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Why Dota 2 Patch 7.33 Looks Like an MMO

Why Dota 2 Patch 7.33 Looks Like an MMO

    Last Updated on April 25, 2023

The new Dota 2 Patch 7.33 is out! You might as well be playing an entirely new video game when you finish downloading the update. With Icefrog back in the development reins, Dota 2 came with the biggest update in its history. Patch 7.33 unveils all-new mechanics, map layout, and objectives, on top of the existing game elements. The patch is a breath of fresh air into the game on the same patch for over a year. But aside from the good changes, it poses issues moving forward.

This patch makes clear the design philosophy of Dota 2 in the future. A discussion must be made about the increasing complexity of the game. While this complexity is welcomed by veteran players, it may not be a breeze for newer players. The complexity issue is also a problem for players who can’t keep up with it in a dynamic game like Dota. Without any changes to the trajectory of the design, Dota is on its way to becoming an MMO-like game. 

A Long To-Do List in Patch 7.33

By definition, an MMO is a genre where a player interacts with numerous players. Dota 2 is defined by Valve as an Action Real-Time Strategy, as opposed to a MOBA. For one, Dota certainly sees you interact with other players, but not enough to be an MMO. But the issue lies within the number of things to do and keep track of, like in an MMORPG. Icefrog is notorious for being ambitious with added mechanics, even if those are similar to other games.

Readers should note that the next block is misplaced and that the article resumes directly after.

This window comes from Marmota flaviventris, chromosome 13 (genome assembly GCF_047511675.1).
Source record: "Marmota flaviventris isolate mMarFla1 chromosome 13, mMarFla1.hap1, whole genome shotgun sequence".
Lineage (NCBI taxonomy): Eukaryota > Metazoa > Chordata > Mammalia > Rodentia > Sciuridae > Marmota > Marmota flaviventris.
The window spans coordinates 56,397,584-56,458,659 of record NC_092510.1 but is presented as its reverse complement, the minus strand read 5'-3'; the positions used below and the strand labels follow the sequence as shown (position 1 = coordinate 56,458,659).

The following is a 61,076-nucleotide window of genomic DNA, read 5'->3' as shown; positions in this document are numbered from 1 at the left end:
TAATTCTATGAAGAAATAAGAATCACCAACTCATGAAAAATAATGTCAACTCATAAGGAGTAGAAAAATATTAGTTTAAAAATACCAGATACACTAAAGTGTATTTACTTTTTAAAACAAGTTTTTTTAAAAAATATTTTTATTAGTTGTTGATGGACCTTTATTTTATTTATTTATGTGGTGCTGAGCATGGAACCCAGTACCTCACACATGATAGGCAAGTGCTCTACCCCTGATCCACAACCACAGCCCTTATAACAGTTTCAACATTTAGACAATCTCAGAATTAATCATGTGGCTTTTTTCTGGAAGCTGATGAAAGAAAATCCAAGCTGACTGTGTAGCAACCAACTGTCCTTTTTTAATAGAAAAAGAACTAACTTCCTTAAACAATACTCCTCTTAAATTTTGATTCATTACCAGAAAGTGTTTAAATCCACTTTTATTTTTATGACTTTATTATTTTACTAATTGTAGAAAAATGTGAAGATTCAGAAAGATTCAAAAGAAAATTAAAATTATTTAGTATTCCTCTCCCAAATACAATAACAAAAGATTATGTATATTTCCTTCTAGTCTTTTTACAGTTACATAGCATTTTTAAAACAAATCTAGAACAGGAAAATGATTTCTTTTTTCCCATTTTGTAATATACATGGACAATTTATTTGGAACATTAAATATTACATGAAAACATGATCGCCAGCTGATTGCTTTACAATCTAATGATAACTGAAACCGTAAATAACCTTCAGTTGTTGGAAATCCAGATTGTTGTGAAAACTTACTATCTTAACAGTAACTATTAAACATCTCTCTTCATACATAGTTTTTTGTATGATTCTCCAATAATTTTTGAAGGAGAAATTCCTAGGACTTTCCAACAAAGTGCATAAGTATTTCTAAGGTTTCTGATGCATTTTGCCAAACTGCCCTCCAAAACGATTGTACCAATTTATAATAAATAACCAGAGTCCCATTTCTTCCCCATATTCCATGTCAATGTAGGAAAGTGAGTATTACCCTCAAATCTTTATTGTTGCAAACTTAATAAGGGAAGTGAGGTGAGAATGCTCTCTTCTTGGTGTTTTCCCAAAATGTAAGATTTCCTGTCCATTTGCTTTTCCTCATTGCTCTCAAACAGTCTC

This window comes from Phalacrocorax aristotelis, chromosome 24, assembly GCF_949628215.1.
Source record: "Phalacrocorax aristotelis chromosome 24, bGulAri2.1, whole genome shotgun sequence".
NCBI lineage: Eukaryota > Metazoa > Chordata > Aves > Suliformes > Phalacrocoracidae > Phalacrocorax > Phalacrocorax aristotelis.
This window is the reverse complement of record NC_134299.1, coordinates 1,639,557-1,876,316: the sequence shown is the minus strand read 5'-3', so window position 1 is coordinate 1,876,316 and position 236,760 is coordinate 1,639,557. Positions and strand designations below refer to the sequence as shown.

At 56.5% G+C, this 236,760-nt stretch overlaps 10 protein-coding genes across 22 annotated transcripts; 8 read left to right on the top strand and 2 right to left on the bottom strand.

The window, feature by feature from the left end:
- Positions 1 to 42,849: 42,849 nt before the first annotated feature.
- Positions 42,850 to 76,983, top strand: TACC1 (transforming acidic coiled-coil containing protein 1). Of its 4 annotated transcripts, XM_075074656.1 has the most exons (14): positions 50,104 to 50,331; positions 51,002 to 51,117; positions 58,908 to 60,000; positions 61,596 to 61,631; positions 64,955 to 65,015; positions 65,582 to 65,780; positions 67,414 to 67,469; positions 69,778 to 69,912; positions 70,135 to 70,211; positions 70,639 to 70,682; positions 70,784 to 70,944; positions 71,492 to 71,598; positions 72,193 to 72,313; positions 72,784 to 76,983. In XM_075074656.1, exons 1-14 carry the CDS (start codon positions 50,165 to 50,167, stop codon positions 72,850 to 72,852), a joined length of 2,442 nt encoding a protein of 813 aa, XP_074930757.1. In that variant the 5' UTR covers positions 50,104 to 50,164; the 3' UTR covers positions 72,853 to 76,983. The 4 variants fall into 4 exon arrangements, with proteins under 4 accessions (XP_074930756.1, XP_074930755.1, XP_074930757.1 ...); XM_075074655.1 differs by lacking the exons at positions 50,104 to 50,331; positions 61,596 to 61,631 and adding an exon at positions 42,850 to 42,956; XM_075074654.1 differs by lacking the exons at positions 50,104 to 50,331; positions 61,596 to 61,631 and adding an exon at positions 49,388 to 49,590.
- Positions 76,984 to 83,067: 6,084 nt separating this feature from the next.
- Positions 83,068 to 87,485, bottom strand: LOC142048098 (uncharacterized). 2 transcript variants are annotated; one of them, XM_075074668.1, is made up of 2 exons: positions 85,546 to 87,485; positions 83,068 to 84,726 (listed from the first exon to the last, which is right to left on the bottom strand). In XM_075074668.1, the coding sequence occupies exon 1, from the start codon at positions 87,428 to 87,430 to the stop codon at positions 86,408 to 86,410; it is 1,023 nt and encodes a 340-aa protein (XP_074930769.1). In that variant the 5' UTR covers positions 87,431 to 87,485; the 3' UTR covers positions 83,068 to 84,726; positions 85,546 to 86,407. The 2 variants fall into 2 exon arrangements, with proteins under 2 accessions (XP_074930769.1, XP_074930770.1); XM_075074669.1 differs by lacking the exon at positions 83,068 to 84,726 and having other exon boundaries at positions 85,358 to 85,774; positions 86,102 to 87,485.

We did say that Dota now looks like an MMO, and we stand by this. The defining trait of an MMO is the option diversity with character progression. Dota 2 is a game that thrives on creative expression from players. Another one is that the map is more “alive,” so to speak, and the MOBA’s “farm while fighting” design. The jungle is more impactful, and more neutral structures were added in 7.33 to add to the essential option diversity.

New Dota Patch 7.33 Runes

Dedication to the Craft

This update then expects more from people who theory-craft Dota 2 for a living. Each new patch demands time and effort to understand and find new tech each time. MMOs are the same in that vein, where players and content creators are engrossed in research and experimentation. Dedication to a game is a good thing for developers, it means that players care about the game to start digging. But we must understand that these types are only a minority of the player base.

Sure there are cosmetic traders or custom game players, but professional Dota 2 is a profitable thing. This amount of effort puts player and coach salary and fees into the conversation. Valve must step once again in their commitment to the esport scene, each time complexity is added. With 3rd party tournaments like the ESL Pro Tour turning up, Dota’s untapped potential needs to be realized. While it is a so-so choice to add more things to Dota, it is undeniable that this patch reinvigorated the game once again.

Let us hope that this MMO-like approach doesn’t continue and that they keep it simple. Not only that but let us hope that the next patch doesn’t take a long time to arrive!

Written By
Jean Salgados

Spent all the years of his college writing for the school newspaper and transitioned to casting Dota 2 games shortly after graduation.

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